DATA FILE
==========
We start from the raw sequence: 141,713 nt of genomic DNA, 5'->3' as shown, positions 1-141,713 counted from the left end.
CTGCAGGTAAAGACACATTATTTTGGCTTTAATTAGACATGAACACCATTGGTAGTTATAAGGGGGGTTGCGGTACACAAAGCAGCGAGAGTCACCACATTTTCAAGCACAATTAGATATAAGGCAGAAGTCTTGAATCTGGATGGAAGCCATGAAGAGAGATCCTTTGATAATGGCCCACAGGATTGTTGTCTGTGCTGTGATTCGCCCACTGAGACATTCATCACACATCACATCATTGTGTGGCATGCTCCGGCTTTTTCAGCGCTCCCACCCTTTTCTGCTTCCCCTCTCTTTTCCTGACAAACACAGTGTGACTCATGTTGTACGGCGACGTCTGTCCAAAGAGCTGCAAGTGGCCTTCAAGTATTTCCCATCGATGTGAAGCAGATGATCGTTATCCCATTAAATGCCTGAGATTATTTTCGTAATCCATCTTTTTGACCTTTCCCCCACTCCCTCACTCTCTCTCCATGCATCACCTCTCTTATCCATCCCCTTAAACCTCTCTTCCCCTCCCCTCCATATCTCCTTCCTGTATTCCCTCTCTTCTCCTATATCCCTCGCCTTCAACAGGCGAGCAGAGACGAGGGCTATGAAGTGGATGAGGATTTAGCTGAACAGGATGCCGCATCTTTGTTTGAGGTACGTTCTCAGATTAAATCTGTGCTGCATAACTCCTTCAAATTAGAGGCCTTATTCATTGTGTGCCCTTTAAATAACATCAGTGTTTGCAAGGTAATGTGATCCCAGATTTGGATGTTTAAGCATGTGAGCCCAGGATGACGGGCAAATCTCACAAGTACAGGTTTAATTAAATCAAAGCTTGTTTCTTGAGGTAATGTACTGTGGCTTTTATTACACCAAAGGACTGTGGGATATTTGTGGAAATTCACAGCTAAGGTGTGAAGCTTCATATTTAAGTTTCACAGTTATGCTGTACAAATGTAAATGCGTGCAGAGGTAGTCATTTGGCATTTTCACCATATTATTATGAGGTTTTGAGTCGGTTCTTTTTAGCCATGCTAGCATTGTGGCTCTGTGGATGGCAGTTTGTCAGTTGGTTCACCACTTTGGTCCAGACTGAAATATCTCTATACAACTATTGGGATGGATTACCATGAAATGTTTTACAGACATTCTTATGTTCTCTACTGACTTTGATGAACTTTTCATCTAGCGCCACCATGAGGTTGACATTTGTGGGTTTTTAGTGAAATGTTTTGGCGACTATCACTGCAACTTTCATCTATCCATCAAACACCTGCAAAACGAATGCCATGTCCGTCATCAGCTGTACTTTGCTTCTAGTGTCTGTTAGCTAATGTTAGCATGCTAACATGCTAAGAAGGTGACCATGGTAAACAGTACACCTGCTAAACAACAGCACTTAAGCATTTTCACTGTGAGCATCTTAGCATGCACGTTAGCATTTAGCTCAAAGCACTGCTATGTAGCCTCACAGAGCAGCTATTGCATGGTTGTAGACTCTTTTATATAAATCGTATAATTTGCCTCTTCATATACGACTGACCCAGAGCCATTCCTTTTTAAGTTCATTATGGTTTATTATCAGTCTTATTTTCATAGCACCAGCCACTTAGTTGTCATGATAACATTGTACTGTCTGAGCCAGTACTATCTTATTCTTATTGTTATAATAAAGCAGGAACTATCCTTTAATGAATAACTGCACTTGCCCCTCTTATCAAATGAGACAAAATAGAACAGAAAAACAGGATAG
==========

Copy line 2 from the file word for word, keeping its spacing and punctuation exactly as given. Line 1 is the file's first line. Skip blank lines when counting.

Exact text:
CTGCAGGTAAAGACACATTATTTTGGCTTTAATTAGACATGAACACCATTGGTAGTTATAAGGGGGGTTGCGGTACACAAAGCAGCGAGAGTCACCACATTTTCAAGCACAATTAGATATAAGGCAGAAGTCTTGAATCTGGATGGAAGCCATGAAGAGAGATCCTTTGATAATGGCCCACAGGATTGTTGTCTGTGCTGTGATTCGCCCACTGAGACATTCATCACACATCACATCATTGTGTGGCATGCTCCGGCTTTTTCAGCGCTCCCACCCTTTTCTGCTTCCCCTCTCTTTTCCTGACAAACACAGTGTGACTCATGTTGTACGGCGACGTCTGTCCAAAGAGCTGCAAGTGGCCTTCAAGTATTTCCCATCGATGTGAAGCAGATGATCGTTATCCCATTAAATGCCTGAGATTATTTTCGTAATCCATCTTTTTGACCTTTCCCCCACTCCCTCACTCTCTCTCCATGCATCACCTCTCTTATCCATCCCCTTAAACCTCTCTTCCCCTCCCCTCCATATCTCCTTCCTGTATTCCCTCTCTTCTCCTATATCCCTCGCCTTCAACAGGCGAGCAGAGACGAGGGCTATGAAGTGGATGAGGATTTAGCTGAACAGGATGCCGCATCTTTGTTTGAGGTACGTTCTCAGATTAAATCTGTGCTGCATAACTCCTTCAAATTAGAGGCCTTATTCATTGTGTGCCCTTTAAATAACATCAGTGTTTGCAAGGTAATGTGATCCCAGATTTGGATGTTTAAGCATGTGAGCCCAGGATGACGGGCAAATCTCACAAGTACAGGTTTAATTAAATCAAAGCTTGTTTCTTGAGGTAATGTACTGTGGCTTTTATTACACCAAAGGACTGTGGGATATTTGTGGAAATTCACAGCTAAGGTGTGAAGCTTCATATTTAAGTTTCACAGTTATGCTGTACAAATGTAAATGCGTGCAGAGGTAGTCATTTGGCATTTTCACCATATTATTATGAGGTTTTGAGTCGGTTCTTTTTAGCCATGCTAGCATTGTGGCTCTGTGGATGGCAGTTTGTCAGTTGGTTCACCACTTTGGTCCAGACTGAAATATCTCTATACAACTATTGGGATGGATTACCATGAAATGTTTTACAGACATTCTTATGTTCTCTACTGACTTTGATGAACTTTTCATCTAGCGCCACCATGAGGTTGACATTTGTGGGTTTTTAGTGAAATGTTTTGGCGACTATCACTGCAACTTTCATCTATCCATCAAACACCTGCAAAACGAATGCCATGTCCGTCATCAGCTGTACTTTGCTTCTAGTGTCTGTTAGCTAATGTTAGCATGCTAACATGCTAAGAAGGTGACCATGGTAAACAGTACACCTGCTAAACAACAGCACTTAAGCATTTTCACTGTGAGCATCTTAGCATGCACGTTAGCATTTAGCTCAAAGCACTGCTATGTAGCCTCACAGAGCAGCTATTGCATGGTTGTAGACTCTTTTATATAAATCGTATAATTTGCCTCTTCATATACGACTGACCCAGAGCCATTCCTTTTTAAGTTCATTATGGTTTATTATCAGTCTTATTTTCATAGCACCAGCCACTTAGTTGTCATGATAACATTGTACTGTCTGAGCCAGTACTATCTTATTCTTATTGTTATAATAAAGCAGGAACTATCCTTTAATGAATAACTGCACTTGCCCCTCTTATCAAATGAGACAAAATAGAACAGAAAAACAGGATAG